With my sinus allergies kicking my butt, I don't have the energy to write a really long review, so I'll keep it simple. I thought this was an excellent book, though not really a comfortable book. I don't think this book is for everyone. The language is very coarse, to be honest. Liberal use of the worst word for women in written language is employed. It starts with a 'c' and ends with a 't', and I think you can fill in the blanks. I winced just about every time. Despite this, and the fact that t With my sinus allergies kicking my butt, I don't have the energy to write a really long review, so I'll keep it simple. I thought this was an excellent book, though not really a comfortable book. I don't think this book is for everyone. The language is very coarse, to be honest. Liberal use of the worst word for women in written language is employed. It starts with a 'c' and ends with a 't', and I think you can fill in the blanks. I winced just about every time. Despite this, and the fact that this story deals with prostitution and horrible abuse of women in a disturbingly intimate manner, I don't feel that Mr. Morgan showed misogynistic tendencies in his writing. In fact, some of the most strongest, most three-dimensional characters in this story were women, and each one was different. I particularly liked Ortega, and her relationship with Kovacs. Trepp was interesting, as well. Miriam was somewhat standard noir fair. You know, the bodacious vixen who also happens to be the wife of the victim, who seduces the PI? Yeah, that's in this book. This book was fairly violent, although not quite what I'd call gratuitous. Not gratuitous in the sense that the whole book wasn't violent. But, yeah, there are some pretty in your face scenes. Let's just say I would be looking away on quite a few scenes if this was a movie. There's a fair amount of sex, too. I thought it was tasteful and well-written, despite all the nasty inferences to particularly 'icky' sexual practices. That was all off-scene, thankfully. The worldbuilding was very good. The whole concept of sleeving (changing bodies), and stacking (digital storage of consciousness) was a bit disturbing for me. They have figured out the key to immortality in the 25th century, and that immortality is not a pretty one, at least to me. Bascially, if you have enough money, you can have your consciousness continually transferred to different bodies as the old ones wear out, or your present body is prematurely damaged. Let's just hope you do have the dough to spring for a new body. If not, well, I guess you get to hang out in a digital storage bank, for eternity. Yikes. I did like the tech, some aspects that made it clear this was a future setting, but not so much that I got bored. I did have some issues getting used to the vocabulary; but I soon fell into the stream of things. This book gave me some things to think about. My feelings about what gives a person her or his identity. Is the soul what they are storing, or is it merely the consciousness? What happens to the soul? How can you be unique if you can download your consciousness into more than one body at a time? Mr. Morgan doesn't try to answer these questions, so I'm still pondering it, left to draw my own conclusions. In this future world of Earth, the Catholics definitely don't agree with digital storage of consciousness, and they fight it. Unfortunately, that makes Catholics a particular target for people who don't have respect for human life. That was another theme this book touched on. There are some people (powerful ones) who don't seem to value human life; since, well, you can just buy a new body when the old one is not working anymore. And people who are not worth anything in society, they are simply disposable. One of the major bad guys comes right out and says this. It made me think that even today, when we don't get replacement bodies, people have the same attitude. Life isn't sacred, if the person isn't worth anything in the material sense. Kind of sad to see that things haven't changed. Kovacs was a protagonist that had layers. He was a ruthless killer. But, he was also a principled man, who had limits to what he would and wouldn't do. A man who cared about people, capable of loving and being loved. But, also a man who could kill remorselessly and does. He doesn't seem to have an issue with sleeping with another man's wife, but he doesn't like prostitution. Using drugs is not something he's against, either (I hate drugs, so I didn't really care for that). He's in over his head, several times. He gets hurt, badly. So, even though he's clearly a very dangerous man, he's not invulnerable. You really don't know if he'll make it through some of the sticky situations he ends up in. You see this crazy world through his eyes, and it's not pretty. One thing that surprised me, was that the environment wasn't screwed up. I had expected that this would be an issue in the far future. But, not so much. I guess, with all the bad stuff that was going on, why throw in environmental catastrophes? To sum up things: This was a very good read. I'd like to read more stories with Takeshi Kovacs, and more of Mr. Morgan's writing.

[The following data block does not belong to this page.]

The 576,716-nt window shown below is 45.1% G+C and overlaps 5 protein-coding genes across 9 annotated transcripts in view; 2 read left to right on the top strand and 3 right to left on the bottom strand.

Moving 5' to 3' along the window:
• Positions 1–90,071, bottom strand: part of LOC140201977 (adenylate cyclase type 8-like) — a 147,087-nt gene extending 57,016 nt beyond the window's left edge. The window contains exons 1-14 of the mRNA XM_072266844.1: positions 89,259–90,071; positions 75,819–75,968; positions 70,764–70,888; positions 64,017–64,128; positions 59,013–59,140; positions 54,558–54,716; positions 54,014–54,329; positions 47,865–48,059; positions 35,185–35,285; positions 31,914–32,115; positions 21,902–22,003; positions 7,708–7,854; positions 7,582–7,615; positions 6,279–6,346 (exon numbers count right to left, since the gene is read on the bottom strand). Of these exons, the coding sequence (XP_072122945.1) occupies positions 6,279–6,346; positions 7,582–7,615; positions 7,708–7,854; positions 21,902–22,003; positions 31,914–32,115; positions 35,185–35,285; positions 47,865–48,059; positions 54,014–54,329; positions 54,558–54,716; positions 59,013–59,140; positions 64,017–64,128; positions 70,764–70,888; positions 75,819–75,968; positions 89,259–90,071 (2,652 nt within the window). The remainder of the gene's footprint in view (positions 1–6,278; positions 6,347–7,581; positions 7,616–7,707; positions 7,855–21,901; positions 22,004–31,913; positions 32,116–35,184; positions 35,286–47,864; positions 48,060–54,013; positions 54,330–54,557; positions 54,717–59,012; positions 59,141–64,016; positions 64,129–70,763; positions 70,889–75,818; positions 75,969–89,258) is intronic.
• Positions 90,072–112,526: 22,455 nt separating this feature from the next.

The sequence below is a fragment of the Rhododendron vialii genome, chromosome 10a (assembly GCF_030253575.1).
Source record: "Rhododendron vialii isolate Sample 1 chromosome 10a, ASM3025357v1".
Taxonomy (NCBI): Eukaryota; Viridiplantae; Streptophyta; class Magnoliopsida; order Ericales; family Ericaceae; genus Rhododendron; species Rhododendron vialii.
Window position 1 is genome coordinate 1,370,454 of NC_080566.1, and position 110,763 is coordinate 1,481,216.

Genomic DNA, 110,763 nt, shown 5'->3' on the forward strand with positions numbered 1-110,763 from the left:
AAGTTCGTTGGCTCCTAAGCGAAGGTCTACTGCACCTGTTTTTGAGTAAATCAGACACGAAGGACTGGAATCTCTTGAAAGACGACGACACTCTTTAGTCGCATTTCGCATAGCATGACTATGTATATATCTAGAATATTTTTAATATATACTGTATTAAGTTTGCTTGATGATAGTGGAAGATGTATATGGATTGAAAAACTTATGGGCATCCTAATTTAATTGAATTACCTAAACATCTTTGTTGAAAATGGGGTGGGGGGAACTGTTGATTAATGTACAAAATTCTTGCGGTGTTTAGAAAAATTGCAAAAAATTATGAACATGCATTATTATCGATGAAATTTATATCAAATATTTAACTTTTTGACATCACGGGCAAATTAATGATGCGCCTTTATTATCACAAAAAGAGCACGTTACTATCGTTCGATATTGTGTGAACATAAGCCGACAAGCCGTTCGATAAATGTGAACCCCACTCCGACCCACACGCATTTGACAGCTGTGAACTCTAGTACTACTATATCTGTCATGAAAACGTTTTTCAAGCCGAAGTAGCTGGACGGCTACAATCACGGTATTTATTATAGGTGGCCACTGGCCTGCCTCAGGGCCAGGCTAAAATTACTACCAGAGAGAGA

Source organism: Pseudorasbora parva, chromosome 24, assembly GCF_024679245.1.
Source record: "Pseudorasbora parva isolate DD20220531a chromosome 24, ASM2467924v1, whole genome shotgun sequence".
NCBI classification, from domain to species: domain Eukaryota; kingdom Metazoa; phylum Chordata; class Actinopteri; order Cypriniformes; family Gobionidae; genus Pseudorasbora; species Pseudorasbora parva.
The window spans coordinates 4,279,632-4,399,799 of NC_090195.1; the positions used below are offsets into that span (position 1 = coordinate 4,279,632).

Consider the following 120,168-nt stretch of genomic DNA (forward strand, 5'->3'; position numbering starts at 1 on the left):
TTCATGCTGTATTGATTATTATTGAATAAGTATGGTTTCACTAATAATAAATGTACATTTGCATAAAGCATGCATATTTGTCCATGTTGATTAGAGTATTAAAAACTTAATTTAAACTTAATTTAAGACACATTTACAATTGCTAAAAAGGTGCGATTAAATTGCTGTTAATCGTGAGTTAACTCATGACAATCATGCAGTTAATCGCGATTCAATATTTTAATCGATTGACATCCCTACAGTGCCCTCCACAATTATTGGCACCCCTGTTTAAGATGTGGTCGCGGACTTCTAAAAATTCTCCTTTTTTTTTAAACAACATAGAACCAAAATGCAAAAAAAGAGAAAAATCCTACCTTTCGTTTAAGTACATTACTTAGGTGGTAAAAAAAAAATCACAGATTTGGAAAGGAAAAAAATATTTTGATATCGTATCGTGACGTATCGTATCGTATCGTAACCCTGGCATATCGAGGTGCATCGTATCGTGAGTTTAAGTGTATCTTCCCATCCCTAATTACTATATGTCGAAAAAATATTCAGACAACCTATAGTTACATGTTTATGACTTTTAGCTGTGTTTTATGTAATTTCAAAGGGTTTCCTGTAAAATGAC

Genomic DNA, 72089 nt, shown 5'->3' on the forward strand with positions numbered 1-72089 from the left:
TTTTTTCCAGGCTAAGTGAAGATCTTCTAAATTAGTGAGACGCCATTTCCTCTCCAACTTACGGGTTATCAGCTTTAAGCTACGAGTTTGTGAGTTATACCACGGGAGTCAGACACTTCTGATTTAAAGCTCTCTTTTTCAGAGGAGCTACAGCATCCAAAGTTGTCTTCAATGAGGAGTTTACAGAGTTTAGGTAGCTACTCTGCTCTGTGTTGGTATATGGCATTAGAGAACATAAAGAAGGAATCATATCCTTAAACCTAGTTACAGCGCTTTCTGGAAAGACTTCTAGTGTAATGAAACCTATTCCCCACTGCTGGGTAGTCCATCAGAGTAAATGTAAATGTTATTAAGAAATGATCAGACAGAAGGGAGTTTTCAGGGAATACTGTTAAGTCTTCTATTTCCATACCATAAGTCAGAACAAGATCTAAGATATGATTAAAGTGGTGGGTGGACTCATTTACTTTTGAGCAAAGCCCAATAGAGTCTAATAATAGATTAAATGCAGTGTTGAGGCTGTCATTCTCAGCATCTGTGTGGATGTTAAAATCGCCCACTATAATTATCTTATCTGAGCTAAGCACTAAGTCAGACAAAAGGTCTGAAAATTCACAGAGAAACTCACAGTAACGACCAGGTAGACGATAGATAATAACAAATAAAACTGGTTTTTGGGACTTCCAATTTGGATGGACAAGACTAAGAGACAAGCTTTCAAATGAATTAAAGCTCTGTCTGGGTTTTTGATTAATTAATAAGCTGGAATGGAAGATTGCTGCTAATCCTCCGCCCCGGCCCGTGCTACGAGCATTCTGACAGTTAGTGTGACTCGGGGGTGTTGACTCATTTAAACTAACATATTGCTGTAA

28. 5 out of 5